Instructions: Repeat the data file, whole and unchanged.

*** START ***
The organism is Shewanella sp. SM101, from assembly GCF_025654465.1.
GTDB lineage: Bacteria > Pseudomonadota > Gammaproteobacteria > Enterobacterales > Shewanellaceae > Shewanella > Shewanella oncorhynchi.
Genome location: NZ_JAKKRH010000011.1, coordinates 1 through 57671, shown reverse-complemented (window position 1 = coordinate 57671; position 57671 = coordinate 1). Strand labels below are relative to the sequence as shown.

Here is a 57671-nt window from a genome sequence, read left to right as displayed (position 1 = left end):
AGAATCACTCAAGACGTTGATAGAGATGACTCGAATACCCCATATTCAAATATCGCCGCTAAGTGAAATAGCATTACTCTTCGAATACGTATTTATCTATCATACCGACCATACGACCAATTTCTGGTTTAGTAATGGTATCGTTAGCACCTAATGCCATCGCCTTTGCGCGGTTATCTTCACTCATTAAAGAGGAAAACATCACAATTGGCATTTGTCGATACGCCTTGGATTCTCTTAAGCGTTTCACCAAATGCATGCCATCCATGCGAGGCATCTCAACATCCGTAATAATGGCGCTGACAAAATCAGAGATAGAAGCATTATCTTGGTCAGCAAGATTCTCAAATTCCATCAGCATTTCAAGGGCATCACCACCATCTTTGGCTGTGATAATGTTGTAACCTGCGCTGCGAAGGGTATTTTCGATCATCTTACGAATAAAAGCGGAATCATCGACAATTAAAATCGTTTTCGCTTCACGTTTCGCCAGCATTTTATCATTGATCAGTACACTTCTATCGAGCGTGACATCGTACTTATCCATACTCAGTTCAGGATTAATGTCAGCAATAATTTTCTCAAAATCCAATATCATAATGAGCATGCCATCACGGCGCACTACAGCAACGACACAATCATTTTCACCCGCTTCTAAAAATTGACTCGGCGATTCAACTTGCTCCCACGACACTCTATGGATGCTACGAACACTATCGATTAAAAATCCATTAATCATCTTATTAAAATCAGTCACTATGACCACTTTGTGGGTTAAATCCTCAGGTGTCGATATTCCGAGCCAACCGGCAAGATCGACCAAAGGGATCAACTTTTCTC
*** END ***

The organism is Shewanella sp. SM101, from assembly GCF_025654465.1.
GTDB lineage: Bacteria > Pseudomonadota > Gammaproteobacteria > Enterobacterales > Shewanellaceae > Shewanella > Shewanella oncorhynchi.
Genome location: NZ_JAKKRH010000011.1, coordinates 1 through 57671, shown reverse-complemented (window position 1 = coordinate 57671; position 57671 = coordinate 1). Strand labels below are relative to the sequence as shown.

Here is a 57671-nt window from a genome sequence, read left to right as displayed (position 1 = left end):
AGAATCACTCAAGACGTTGATAGAGATGACTCGAATACCCCATATTCAAATATCGCCGCTAAGTGAAATAGCATTACTCTTCGAATACGTATTTATCTATCATACCGACCATACGACCAATTTCTGGTTTAGTAATGGTATCGTTAGCACCTAATGCCATCGCCTTTGCGCGGTTATCTTCACTCATTAAAGAGGAAAACATCACAATTGGCATTTGTCGATACGCCTTGGATTCTCTTAAGCGTTTCACCAAATGCATGCCATCCATGCGAGGCATCTCAACATCCGTAATAATGGCGCTGACAAAATCAGAGATAGAAGCATTATCTTGGTCAGCAAGATTCTCAAATTCCATCAGCATTTCAAGGGCATCACCACCATCTTTGGCTGTGATAATGTTGTAACCTGCGCTGCGAAGGGTATTTTCGATCATCTTACGAATAAAAGCGGAATCATCGACAATTAAAATCGTTTTCGCTTCACGTTTCGCCAGCATTTTATCATTGATCAGTACACTTCTATCGAGCGTGACATCGTACTTATCCATACTCAGTTCAGGATTAATGTCAGCAATAATTTTCTCAAAATCCAATATCATAATGAGCATGCCATCACGGCGCACTACAGCAACGACACAATCATTTTCACCCGCTTCTAAAAATTGACTCGGCGATTCAACTTGCTCCCACGACACTCTATGGATGCTACGAACACTATCGATTAAAAATCCATTAATCATCTTATTAAAATCAGTCACTATGACCACTTTGTGGGTTAAATCCTCAGGTGTCGATATTCCGAGCCAACCGGCAAGATCGACCAAAGGGATCAACTTTTCTC